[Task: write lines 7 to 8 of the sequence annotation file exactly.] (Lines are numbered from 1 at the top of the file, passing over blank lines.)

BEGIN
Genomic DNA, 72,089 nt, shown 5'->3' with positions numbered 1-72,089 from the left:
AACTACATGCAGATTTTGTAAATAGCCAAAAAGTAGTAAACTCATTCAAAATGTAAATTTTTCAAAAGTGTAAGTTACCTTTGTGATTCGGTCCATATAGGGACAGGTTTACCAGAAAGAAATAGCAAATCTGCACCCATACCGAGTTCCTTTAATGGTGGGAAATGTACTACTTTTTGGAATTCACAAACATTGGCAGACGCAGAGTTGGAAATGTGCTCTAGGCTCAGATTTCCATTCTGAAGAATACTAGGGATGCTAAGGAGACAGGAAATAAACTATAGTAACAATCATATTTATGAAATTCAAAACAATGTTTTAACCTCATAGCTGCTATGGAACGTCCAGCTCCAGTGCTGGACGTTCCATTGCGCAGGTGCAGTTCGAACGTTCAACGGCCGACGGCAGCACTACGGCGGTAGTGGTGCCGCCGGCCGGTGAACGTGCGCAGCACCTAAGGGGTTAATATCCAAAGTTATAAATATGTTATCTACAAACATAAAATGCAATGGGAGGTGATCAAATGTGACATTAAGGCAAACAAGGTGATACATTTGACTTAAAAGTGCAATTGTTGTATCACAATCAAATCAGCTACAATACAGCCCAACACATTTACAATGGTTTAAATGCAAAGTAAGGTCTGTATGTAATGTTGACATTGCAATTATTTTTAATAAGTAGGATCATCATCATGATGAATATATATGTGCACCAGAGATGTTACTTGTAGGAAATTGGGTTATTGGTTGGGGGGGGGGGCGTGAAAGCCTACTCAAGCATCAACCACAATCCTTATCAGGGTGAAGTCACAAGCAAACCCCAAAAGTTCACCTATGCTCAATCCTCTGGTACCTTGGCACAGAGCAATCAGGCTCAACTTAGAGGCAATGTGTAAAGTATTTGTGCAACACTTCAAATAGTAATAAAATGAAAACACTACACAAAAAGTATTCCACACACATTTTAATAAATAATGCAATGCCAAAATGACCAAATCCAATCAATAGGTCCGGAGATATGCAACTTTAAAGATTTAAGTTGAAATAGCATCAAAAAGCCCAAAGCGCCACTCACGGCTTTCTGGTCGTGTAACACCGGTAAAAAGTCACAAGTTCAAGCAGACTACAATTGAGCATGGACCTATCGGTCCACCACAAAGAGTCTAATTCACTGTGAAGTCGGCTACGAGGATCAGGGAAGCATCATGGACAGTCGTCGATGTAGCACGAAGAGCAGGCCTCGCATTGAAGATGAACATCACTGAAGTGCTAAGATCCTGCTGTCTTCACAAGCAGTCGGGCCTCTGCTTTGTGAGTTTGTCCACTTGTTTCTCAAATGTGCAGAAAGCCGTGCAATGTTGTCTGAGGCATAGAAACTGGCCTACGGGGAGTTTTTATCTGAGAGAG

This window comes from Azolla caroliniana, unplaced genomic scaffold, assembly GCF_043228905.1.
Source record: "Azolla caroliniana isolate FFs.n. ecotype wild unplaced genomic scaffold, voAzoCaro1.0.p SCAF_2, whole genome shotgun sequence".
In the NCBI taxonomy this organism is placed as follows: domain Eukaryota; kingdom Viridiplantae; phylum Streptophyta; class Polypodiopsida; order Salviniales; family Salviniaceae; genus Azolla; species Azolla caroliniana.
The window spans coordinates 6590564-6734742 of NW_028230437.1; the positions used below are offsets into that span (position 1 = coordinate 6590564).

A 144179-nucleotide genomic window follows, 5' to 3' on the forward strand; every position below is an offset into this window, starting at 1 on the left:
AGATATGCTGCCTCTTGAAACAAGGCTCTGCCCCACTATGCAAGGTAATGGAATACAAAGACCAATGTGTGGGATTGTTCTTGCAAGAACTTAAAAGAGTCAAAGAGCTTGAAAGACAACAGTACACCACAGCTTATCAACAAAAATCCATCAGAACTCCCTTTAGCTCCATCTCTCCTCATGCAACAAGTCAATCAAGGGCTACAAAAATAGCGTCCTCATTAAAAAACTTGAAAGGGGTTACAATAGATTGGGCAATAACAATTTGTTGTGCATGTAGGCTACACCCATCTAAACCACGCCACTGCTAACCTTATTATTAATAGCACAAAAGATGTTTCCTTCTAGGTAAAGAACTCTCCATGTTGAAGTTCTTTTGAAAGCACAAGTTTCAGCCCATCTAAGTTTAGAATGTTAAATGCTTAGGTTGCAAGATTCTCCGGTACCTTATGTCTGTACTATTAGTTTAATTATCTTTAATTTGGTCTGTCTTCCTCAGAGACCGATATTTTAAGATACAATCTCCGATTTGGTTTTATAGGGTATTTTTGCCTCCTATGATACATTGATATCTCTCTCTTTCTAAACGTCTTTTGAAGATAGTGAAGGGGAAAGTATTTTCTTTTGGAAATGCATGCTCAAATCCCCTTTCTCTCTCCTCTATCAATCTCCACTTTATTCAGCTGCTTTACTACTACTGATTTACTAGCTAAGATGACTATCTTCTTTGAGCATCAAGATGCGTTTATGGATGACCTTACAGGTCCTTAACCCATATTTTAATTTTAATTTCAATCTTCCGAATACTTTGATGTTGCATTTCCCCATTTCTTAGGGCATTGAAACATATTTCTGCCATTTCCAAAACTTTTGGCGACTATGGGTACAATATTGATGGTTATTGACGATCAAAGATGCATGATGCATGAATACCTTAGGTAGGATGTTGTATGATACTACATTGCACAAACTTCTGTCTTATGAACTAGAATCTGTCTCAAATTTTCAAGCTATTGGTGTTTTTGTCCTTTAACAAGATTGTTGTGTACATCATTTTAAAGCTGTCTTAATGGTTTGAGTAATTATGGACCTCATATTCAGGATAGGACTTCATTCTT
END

A 144179-nucleotide genomic window follows, 5' to 3' on the forward strand; every position below is an offset into this window, starting at 1 on the left:
AGATATGCTGCCTCTTGAAACAAGGCTCTGCCCCACTATGCAAGGTAATGGAATACAAAGACCAATGTGTGGGATTGTTCTTGCAAGAACTTAAAAGAGTCAAAGAGCTTGAAAGACAACAGTACACCACAGCTTATCAACAAAAATCCATCAGAACTCCCTTTAGCTCCATCTCTCCTCATGCAACAAGTCAATCAAGGGCTACAAAAATAGCGTCCTCATTAAAAAACTTGAAAGGGGTTACAATAGATTGGGCAATAACAATTTGTTGTGCATGTAGGCTACACCCATCTAAACCACGCCACTGCTAACCTTATTATTAATAGCACAAAAGATGTTTCCTTCTAGGTAAAGAACTCTCCATGTTGAAGTTCTTTTGAAAGCACAAGTTTCAGCCCATCTAAGTTTAGAATGTTAAATGCTTAGGTTGCAAGATTCTCCGGTACCTTATGTCTGTACTATTAGTTTAATTATCTTTAATTTGGTCTGTCTTCCTCAGAGACCGATATTTTAAGATACAATCTCCGATTTGGTTTTATAGGGTATTTTTGCCTCCTATGATACATTGATATCTCTCTCTTTCTAAACGTCTTTTGAAGATAGTGAAGGGGAAAGTATTTTCTTTTGGAAATGCATGCTCAAATCCCCTTTCTCTCTCCTCTATCAATCTCCACTTTATTCAGCTGCTTTACTACTACTGATTTACTAGCTAAGATGACTATCTTCTTTGAGCATCAAGATGCGTTTATGGATGACCTTACAGGTCCTTAACCCATATTTTAATTTTAATTTCAATCTTCCGAATACTTTGATGTTGCATTTCCCCATTTCTTAGGGCATTGAAACATATTTCTGCCATTTCCAAAACTTTTGGCGACTATGGGTACAATATTGATGGTTATTGACGATCAAAGATGCATGATGCATGAATACCTTAGGTAGGATGTTGTATGATACTACATTGCACAAACTTCTGTCTTATGAACTAGAATCTGTCTCAAATTTTCAAGCTATTGGTGTTTTTGTCCTTTAACAAGATTGTTGTGTACATCATTTTAAAGCTGTCTTAATGGTTTGAGTAATTATGGACCTCATATTCAGGATAGGACTTCATTCTT